The challenge of determining Marcus Kruger’s value

There’s almost nobody like him, so how do you establish comparables?

In today’s NHL, a player is only as valuable as his cap hit. Patrick Kane is the reigning MVP, but he’s also paid like it with a $10.5 million annual charge to the Blackhawks’ books, which is tied for highest in the league with teammate Jonathan Toews. They’re exceptional players, but they’re also very expensive, which sounds about right.

Roughly two years later, GM Stan Bowman gave out another extension to a longtime forward, but it wasn’t nearly as lucrative. Marcus Kruger was a good soldier in taking a one-year deal as an RFA the previous offseason, so in the spring of 2016, the Blackhawks rewarded him with a three-year, $9.25 million contract.

But unlike a player such as Kane, whose value is made readily apparent through point production and ridiculous highlights, Kruger is a harder asset to peg down. He’s an incredibly rare beast in the current NHL, and that makes it difficult to decide whether he’s worth the $3.08 million cap hit he’s eating up.

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One thing we definitely know about Kruger is that he’s a true shutdown center. The Blackhawks depend on him to help anchor the penalty kill. As The Athletic’s Sean Tierney wrote in January, Kruger stands out as an effective possession-driving center despite a heavily defense-oriented role. He’s the kind of impact defensive player that a lot of others purport to be without having the numbers to back it up.

Kruger is also almost completely lacking in straight up comparables given his usage and effectiveness. There are very few players in the NHL who get used in such an unusual, extreme way like Kruger, and even fewer that actually perform well under those circumstances.

This season, Kruger has taken 73.8 percent of his non-neutral zone starts on the defensive end and posted a 49.5 percent Corsi during even strength play. It was above 50 percent most of the year, but just dipped below that mark recently due to a couple not-so-great nights. Still, here’s a list of every player in the last 10 years to match those numbers and play in at least 30 games in a season, via Hockey-Reference’s Play Index:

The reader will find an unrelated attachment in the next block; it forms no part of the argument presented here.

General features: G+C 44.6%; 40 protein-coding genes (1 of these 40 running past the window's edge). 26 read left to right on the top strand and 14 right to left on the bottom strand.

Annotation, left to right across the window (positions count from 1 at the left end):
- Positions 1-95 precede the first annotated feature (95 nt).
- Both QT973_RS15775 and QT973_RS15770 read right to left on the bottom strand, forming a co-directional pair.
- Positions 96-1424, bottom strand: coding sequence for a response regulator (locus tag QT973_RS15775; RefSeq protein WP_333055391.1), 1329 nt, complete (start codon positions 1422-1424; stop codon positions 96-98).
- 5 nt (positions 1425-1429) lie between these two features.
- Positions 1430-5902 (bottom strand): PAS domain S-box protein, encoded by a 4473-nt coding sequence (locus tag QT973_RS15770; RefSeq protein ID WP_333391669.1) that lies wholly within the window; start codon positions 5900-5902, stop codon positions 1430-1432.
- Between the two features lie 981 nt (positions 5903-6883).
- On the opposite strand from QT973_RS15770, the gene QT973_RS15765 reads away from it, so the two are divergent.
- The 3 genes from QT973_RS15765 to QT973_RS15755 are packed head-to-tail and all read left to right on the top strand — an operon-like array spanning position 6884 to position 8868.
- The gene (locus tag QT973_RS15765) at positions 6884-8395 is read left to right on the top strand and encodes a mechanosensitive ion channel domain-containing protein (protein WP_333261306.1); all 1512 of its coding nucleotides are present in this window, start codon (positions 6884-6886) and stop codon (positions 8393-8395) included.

• Marcus Kruger, 2016-17
  • Marcus Kruger, 2014-15
  • Joakim Nordstrom, 2014-15
  • Marcus Kruger, 2013-14
  • Brandon Bollig, 2013-14/

And we’re done. That’s three instances of Kruger, and two instances of guys who played with Kruger. Nobody else in the NHL has been used like Kruger without getting smashed into their own end most of the time.

This is where it’s hard to evaluate Kruger. With someone like Kane, you can take all his point production, stick it in a table, and compare it to all the other top-scoring wingers.  Sprinkle in a premium for winning some Cups, and some bad timing given the salary cap tanked not long after he signed, and you can see how they got to that number.

With Kruger, the path is a bit more difficult. Who do you compare him to when there’s nobody else like him? He’s clearly more valuable than the replacement-level bottom six forwards who put up poor possession numbers, but what about the guys who score more than him because they’re used differently? Comparing him to other defensive-minded players only works to an extent because most of them aren’t used to quite the same extreme degree as Kruger in even strength situations.

This is one area where scouting, and the “eye test,” become really important. The numbers can say a lot about how a player is used and how he’s performed, but watching a player is always the final piece to putting together the puzzle. Kruger always stands out as a fantastic player defensively, and the Hawks clearly showed how much they value him with his contract extension.

But in the offseason, the question of Kruger’s value is going to be a big one. The Blackhawks need to figure out how to stay below the salary cap with Artemi Panarin getting a big raise, and moving Kruger’s cap hit is going to be one of the prime options to ensure that happens.

There’s a chance that he’s left unprotected so Vegas could potentially claim him in the expansion draft, but if the Hawks want to recoup any value, they’d need to trade him. Again, that begs the question of what he’d actually be worth, and whether other teams will value him as a $3.08 million player when he has 32 points in his last 167 games.

All of it makes Kruger one of the more interesting cases on the Blackhawks. He’s so important to the system operated by Joel Quenneville that removing him would likely require some changes, simply because there’s nobody else who could eat up tough minutes like Kruger while posting respectable possession stats. His penalty-killing ability further adds to what makes him so difficult to replace. But he’s also a low-scoring forward who makes millions on a team with little flexibility, and that ultimately makes him more expendable than the guys who score the goals.

So what exactly is Kruger worth? It seems like we’ll get a better idea of that in the offseason.